According to Pew data research, today more than eight in 10 people in the world identify with a religious group. And many individuals take on a form of religious practice in their day-to-day lives: a prayer, a Hail Mary, or even ensuring the absence of leavened bread during Passover.
But what happens when individuals of these faith traditions take on an obsessive or “mal-adaptive” nature – preventing the individual from having a full and productive life?
Dr. William Hathaway, dean of Regent University’s School of Psychology & Counseling, explored this topic at the 45th Annual European Association for Behavioral and Cognitive Therapies (EABCT) Congress in Jerusalem, Israel.
Hathaway served as a moderator for a panel titled “Practicing Cognitive Behavioral Therapy (CBT) with Religious Patients in Christian, Muslim and Jewish Communities,” along with experts from Harvard Medical School, University of Maryland School of Medicine and the University of Calgary.
The panel focused on the CBT for religious clients, focusing mainly on the Christian, Islamic and Jewish faith traditions. This is a topic that remains relatively unexplored in the traditionally secular realm of psychology.
“Much of the field isn’t aware of how important these issues are to people,” said Hathaway. “I think that’s an area that we can help correct.”
The disconnect between religion and psychology dates back to the early 1920s, Hathaway explained. Experts in the field, even the father of modern psychology himself, Sigmund Freud, viewed religion as a mere coping mechanism for its celebrants.
“They regarded it as kind of mental illness. It was an infantile wish that we preserve for our father in the sky who can take care of us forever,” said Hathaway. “In a majority of our cases right now where we see psychologists practicing around the world, they don’t even ask questions about the topic – even though it might be the most important thing in a client’s life.”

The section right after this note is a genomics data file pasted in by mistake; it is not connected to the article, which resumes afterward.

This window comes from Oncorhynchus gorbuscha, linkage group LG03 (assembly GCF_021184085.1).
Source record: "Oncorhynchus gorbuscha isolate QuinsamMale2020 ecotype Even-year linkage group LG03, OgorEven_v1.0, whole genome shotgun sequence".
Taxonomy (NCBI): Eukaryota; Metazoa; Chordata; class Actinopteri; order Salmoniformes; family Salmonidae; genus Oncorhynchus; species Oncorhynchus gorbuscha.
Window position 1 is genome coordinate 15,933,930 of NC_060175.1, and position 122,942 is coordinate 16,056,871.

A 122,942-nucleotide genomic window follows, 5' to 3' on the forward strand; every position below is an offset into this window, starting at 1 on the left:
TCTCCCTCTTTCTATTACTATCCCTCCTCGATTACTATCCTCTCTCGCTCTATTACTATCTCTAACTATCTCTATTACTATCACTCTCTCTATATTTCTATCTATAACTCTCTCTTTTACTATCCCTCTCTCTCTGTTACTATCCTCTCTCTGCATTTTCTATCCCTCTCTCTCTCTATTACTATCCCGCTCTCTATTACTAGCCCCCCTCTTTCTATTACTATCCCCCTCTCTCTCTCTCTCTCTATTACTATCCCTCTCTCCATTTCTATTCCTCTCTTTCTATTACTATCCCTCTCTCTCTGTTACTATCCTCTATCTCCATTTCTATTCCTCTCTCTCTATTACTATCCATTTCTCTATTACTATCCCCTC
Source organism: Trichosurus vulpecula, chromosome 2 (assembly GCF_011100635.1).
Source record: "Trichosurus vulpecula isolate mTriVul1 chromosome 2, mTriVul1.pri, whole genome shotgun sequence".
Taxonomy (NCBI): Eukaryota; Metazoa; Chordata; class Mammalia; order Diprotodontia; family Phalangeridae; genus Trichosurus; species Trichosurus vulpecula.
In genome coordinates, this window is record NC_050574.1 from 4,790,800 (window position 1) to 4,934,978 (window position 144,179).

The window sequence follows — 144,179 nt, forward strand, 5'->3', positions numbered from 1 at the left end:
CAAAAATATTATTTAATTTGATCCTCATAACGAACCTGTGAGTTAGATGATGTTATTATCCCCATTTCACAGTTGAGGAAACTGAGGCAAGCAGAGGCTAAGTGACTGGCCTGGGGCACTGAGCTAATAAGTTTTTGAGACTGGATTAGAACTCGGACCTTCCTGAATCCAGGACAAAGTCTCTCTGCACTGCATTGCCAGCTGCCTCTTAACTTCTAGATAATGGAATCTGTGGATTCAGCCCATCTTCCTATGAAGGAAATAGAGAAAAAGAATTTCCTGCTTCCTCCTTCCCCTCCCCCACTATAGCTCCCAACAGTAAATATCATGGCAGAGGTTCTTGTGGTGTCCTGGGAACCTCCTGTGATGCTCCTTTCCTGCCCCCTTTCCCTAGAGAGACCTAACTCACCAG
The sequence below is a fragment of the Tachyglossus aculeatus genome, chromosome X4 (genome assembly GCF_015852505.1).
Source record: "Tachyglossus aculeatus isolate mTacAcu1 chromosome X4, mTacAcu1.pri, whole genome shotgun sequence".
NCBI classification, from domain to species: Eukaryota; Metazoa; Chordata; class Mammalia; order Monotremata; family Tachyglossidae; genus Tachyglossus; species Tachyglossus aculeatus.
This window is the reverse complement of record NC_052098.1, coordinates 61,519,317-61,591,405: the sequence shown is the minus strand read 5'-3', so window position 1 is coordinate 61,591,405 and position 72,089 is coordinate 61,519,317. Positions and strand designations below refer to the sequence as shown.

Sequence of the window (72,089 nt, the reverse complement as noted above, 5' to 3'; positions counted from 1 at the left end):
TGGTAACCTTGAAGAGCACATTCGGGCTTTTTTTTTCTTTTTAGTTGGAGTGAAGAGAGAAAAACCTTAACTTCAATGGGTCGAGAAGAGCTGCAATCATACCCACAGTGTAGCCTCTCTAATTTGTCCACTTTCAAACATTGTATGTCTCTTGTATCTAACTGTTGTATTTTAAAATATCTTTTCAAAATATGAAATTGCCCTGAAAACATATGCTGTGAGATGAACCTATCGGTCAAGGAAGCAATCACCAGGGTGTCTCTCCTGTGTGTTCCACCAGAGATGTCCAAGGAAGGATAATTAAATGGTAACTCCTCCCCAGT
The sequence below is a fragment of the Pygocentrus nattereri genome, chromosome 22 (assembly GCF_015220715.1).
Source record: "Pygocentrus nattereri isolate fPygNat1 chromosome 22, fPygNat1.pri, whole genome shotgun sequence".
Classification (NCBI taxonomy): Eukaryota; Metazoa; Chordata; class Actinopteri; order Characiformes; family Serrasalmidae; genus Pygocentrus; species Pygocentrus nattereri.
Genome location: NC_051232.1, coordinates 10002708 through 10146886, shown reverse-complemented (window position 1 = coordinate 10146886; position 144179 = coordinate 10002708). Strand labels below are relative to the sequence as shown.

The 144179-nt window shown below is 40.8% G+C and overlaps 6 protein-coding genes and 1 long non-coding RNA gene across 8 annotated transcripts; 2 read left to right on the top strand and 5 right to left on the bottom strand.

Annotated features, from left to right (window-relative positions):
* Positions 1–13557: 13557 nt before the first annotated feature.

Now, studies show that ignoring a patient’s faith is too important to ignore.
Hathaway shared an example of a patient he worked with who battled ADHD, the son of a Jewish family. His parents had learned to manage his behavioral issues in the classroom and other settings, with one exception:
“They stopped going to their religious community, because he was too disruptive. They couldn’t leave him in the nursery; they couldn’t bring him into the service with them,” he said. “It was the first time they’d become tearful.”
According to Hathaway, the family never brought up the issue in treatment, or even mentioned their affiliation with faith.
“They said, ‘We didn’t think we were supposed to talk to you about that,'” said Hathaway. The panel explored ways of CBT with religiously diverse patients; connecting the theory with an area of a patient’s life that may have otherwise gone ignored.
“The approach we were talking about was an approach that would work with any faith tradition,” said Hathaway. “We believe it’s important for mental health professionals not to shy away from a person’s faith-journey if it’s important to them.”
He’s careful to explain that this doesn’t mean he evangelizes his clients, or even brings up the topic of religion for every case; only that if faith is an important aspect of a client’s life, a mental health professional should work to explore it just like every other area.
This sort of treatment is something that a vast majority of mental health professionals have a limited training in, if any at all.
“So, coming to a place like Regent will give you an opportunity to be better prepared to work with people of faith, or people struggling with faith issues,” said Hathaway. “That’s one less obstacle of the Gospel producing fruit in their lives. It doesn’t mean, necessarily, that they’ll become a Christian. But at least if they hear the Gospel, their worries won’t be distracting them from it.”
Learn more about Regent University’s School of Psychology & Counseling.